The limestone quarry is more than 656.6 feet (200 meters) long, and between 32 and 131 feet (10 and 40 meters) wide. In the center of the quarry remains a single massive column, a common feature of Roman quarries, known as the ‘agulla de Mèdol’ (agulla is Galician for needle).

“From the very first phases of its monumentalization, public building at Tarragona involved the intensive exploitation of local resources thanks to a geology that provided good-quality building stone. In fact, almost all its monumental public edifices were built of limestone quarried from sites in the immediate vicinity,” writes Professor Maria.

The Les Ferreres Aqueduct, also known as Pont del Diable in Tarragona, Spain was certainly built with limestone from the El Medol Roman quarry. (Leonid Andronov / Adobe Stock)

The Les Ferreres Aqueduct, also known as Pont del Diable in Tarragona, Spain was certainly built with limestone from the El Medol Roman quarry. ( Leonid Andronov  / Adobe Stock)

How the El Mèdol Quarry was Used to Construct Tarraco

Of the six Roman quarries surrounding Tarraco, the quarry at El Mèdol remains the largest. The quarry is home to 1,765,733 cubic feet (50,000 cubic meters) of bioclastic limestone from the Miocene era, in shades ranging from white to red.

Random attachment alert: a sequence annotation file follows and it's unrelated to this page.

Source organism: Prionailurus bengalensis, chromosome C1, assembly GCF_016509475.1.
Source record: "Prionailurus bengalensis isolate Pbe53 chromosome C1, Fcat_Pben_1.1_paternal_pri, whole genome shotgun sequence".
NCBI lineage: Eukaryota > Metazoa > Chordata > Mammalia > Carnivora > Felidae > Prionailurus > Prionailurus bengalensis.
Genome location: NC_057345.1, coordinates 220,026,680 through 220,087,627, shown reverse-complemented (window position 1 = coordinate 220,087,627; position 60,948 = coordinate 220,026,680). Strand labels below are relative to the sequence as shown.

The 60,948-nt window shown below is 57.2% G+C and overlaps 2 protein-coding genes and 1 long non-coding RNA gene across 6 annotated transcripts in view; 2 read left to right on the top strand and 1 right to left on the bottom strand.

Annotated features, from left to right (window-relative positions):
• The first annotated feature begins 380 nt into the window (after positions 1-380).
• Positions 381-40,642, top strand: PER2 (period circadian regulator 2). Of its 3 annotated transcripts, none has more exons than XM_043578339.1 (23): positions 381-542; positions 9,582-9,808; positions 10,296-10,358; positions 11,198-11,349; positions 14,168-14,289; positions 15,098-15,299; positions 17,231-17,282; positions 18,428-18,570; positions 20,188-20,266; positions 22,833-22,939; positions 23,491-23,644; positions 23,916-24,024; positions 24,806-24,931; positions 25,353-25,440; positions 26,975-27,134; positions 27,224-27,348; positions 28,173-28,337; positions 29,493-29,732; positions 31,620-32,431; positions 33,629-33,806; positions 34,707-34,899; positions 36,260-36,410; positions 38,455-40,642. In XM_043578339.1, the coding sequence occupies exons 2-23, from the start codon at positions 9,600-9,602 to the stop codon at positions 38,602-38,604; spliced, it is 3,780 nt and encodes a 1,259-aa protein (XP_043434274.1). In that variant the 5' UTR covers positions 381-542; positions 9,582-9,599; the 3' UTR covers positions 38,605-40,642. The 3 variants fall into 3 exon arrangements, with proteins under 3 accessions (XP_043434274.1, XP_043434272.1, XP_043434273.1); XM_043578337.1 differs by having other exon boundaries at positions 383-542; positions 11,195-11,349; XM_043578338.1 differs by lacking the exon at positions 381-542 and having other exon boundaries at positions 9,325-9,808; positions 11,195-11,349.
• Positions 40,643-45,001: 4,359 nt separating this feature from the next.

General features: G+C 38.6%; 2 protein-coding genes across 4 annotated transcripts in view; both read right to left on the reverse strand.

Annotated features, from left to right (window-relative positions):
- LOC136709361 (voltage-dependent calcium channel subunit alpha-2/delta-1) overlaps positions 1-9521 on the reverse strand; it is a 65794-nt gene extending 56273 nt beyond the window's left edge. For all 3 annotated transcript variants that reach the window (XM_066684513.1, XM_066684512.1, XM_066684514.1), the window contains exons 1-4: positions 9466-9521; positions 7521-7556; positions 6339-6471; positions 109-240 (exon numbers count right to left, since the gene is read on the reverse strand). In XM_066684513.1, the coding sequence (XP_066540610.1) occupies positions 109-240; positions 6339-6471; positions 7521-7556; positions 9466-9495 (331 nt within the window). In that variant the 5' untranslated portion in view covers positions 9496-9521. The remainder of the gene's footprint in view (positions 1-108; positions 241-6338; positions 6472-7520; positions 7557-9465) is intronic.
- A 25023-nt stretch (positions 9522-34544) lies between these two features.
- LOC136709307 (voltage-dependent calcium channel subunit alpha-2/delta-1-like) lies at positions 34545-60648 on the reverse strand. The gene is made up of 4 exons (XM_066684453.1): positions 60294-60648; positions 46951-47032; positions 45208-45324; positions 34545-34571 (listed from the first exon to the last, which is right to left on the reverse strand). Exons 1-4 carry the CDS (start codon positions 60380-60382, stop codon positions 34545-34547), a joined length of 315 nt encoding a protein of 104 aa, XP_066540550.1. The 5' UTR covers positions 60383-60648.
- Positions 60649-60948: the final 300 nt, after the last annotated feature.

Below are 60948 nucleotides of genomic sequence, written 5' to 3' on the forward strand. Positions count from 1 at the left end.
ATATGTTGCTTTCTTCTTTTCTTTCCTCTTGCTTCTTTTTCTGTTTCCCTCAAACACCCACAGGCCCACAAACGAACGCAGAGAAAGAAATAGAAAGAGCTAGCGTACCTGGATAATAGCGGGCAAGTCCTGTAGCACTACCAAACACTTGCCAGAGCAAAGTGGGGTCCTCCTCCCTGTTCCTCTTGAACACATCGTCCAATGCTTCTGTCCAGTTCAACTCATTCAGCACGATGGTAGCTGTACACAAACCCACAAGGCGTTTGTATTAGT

The quarried limestone was transported along the  Via Augusta , one of the main communication routes of the  Roman Empire , located along the edge of the quarry. The quarried limestone was then used to build the Provincial Forum ( Colonia Iulia Urbis Triumphalis Tarraco)  of the ancient city of Tarraco, center of the imperial cult of Hispanic Rome, and capital of Hispania Citerior.

The quality of limestone was outstanding and perfectly suited for construction. On the site, six extraction points have been identified, with ‘El Clot’ as the most prominent.

The traces of  charcoal found at the base of  agulla, date the first quarrying to the late Republican period (133-31 BC). The pace really picked up though during the reign of  Augustus, and continued throughout the 1 st century AD. 

Top image: The Roman quarry where limestone was extracted to build Roman monuments in and around the city of Tarraco would have looked like this when it was active and when the inscriptions were made.                   Source: Mangojuicy / Adobe Stock

By Rudra Bhushan